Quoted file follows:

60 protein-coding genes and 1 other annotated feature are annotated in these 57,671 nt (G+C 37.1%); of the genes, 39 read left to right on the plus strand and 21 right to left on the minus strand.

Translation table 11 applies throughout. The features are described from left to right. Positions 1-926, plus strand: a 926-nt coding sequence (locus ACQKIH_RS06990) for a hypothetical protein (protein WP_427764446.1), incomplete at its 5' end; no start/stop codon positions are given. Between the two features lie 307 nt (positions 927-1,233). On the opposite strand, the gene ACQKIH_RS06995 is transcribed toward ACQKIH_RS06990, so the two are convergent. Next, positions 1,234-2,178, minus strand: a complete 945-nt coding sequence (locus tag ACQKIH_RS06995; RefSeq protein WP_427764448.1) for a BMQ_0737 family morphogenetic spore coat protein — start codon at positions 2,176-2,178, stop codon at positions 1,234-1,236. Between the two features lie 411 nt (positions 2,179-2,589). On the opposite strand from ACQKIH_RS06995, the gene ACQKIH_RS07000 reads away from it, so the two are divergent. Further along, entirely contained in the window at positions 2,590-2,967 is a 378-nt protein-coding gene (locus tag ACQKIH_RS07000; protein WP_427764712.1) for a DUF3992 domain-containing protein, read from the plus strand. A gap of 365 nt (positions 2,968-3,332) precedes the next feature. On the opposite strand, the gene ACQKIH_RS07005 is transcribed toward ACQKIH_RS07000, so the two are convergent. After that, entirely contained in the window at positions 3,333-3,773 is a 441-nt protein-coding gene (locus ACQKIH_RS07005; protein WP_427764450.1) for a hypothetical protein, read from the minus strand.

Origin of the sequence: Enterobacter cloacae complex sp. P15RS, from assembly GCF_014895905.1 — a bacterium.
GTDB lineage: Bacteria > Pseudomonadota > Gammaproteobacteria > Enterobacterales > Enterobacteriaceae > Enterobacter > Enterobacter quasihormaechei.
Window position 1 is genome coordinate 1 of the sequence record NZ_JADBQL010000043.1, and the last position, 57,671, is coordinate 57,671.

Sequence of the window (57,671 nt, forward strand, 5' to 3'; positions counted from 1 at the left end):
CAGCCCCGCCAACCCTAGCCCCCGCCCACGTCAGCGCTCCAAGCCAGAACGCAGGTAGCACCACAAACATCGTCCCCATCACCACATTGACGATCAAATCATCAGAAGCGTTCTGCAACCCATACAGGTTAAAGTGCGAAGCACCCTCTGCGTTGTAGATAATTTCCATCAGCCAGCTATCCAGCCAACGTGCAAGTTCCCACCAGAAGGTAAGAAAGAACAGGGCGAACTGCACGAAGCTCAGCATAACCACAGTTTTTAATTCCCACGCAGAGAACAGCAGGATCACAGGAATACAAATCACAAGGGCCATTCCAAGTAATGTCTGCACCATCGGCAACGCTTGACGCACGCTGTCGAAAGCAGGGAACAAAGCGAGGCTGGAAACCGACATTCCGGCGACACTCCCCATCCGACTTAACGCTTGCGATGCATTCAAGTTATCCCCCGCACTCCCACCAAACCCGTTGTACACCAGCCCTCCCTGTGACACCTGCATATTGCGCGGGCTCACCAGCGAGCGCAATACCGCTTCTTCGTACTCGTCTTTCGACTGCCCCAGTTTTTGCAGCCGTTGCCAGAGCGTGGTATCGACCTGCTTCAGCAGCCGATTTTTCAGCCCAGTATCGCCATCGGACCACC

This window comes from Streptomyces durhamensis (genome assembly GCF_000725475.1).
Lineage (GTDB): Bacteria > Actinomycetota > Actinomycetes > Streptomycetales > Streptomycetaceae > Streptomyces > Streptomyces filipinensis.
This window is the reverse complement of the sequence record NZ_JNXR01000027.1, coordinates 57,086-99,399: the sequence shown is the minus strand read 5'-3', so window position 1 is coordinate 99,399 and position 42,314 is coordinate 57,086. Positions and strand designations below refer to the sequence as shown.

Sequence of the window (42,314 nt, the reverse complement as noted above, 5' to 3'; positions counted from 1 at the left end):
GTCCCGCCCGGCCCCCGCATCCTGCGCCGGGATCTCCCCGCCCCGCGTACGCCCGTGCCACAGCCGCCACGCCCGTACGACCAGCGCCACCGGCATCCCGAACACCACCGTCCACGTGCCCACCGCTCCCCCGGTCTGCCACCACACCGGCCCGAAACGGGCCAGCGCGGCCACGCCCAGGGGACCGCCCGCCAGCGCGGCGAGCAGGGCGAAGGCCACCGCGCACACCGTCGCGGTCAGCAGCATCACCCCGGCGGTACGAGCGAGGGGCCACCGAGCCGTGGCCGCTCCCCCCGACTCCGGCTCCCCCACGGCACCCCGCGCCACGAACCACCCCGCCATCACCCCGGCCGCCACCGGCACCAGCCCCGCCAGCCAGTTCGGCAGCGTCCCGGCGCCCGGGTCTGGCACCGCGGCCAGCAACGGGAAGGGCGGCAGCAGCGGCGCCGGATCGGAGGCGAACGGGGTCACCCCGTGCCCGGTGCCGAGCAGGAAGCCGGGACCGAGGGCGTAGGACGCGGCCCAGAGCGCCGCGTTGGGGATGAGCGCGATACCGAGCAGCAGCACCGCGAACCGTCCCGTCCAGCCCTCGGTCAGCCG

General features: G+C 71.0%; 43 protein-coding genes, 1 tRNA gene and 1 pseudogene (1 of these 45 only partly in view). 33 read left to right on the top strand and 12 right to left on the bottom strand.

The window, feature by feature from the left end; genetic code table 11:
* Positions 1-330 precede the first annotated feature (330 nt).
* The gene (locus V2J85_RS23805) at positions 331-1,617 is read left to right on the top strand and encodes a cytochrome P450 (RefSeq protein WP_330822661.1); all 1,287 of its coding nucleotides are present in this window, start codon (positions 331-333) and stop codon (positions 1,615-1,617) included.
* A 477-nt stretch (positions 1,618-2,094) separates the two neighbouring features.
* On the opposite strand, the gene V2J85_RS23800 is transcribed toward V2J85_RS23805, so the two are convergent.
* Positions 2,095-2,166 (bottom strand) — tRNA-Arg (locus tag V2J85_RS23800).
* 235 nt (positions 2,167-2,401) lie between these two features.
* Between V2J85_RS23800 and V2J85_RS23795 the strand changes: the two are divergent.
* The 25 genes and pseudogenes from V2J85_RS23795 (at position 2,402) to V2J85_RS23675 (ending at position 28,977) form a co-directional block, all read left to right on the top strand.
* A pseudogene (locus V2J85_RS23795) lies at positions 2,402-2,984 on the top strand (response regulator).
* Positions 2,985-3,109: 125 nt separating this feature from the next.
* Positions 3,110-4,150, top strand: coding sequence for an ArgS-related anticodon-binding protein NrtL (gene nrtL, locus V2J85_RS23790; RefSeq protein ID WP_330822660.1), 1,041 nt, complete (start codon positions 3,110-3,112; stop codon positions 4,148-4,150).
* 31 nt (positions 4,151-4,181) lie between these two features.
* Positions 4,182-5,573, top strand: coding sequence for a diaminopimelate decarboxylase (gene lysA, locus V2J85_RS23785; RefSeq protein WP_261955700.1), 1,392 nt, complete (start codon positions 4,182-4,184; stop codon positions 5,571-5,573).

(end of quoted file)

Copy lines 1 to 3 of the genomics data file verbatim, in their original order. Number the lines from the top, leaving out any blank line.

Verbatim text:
60 protein-coding genes and 1 other annotated feature are annotated in these 57,671 nt (G+C 37.1%); of the genes, 39 read left to right on the plus strand and 21 right to left on the minus strand.

Translation table 11 applies throughout. The features are described from left to right. Positions 1-926, plus strand: a 926-nt coding sequence (locus ACQKIH_RS06990) for a hypothetical protein (protein WP_427764446.1), incomplete at its 5' end; no start/stop codon positions are given. Between the two features lie 307 nt (positions 927-1,233). On the opposite strand, the gene ACQKIH_RS06995 is transcribed toward ACQKIH_RS06990, so the two are convergent. Next, positions 1,234-2,178, minus strand: a complete 945-nt coding sequence (locus tag ACQKIH_RS06995; RefSeq protein WP_427764448.1) for a BMQ_0737 family morphogenetic spore coat protein — start codon at positions 2,176-2,178, stop codon at positions 1,234-1,236. Between the two features lie 411 nt (positions 2,179-2,589). On the opposite strand from ACQKIH_RS06995, the gene ACQKIH_RS07000 reads away from it, so the two are divergent. Further along, entirely contained in the window at positions 2,590-2,967 is a 378-nt protein-coding gene (locus tag ACQKIH_RS07000; protein WP_427764712.1) for a DUF3992 domain-containing protein, read from the plus strand. A gap of 365 nt (positions 2,968-3,332) precedes the next feature. On the opposite strand, the gene ACQKIH_RS07005 is transcribed toward ACQKIH_RS07000, so the two are convergent. After that, entirely contained in the window at positions 3,333-3,773 is a 441-nt protein-coding gene (locus ACQKIH_RS07005; protein WP_427764450.1) for a hypothetical protein, read from the minus strand.

Origin of the sequence: Enterobacter cloacae complex sp. P15RS, from assembly GCF_014895905.1 — a bacterium.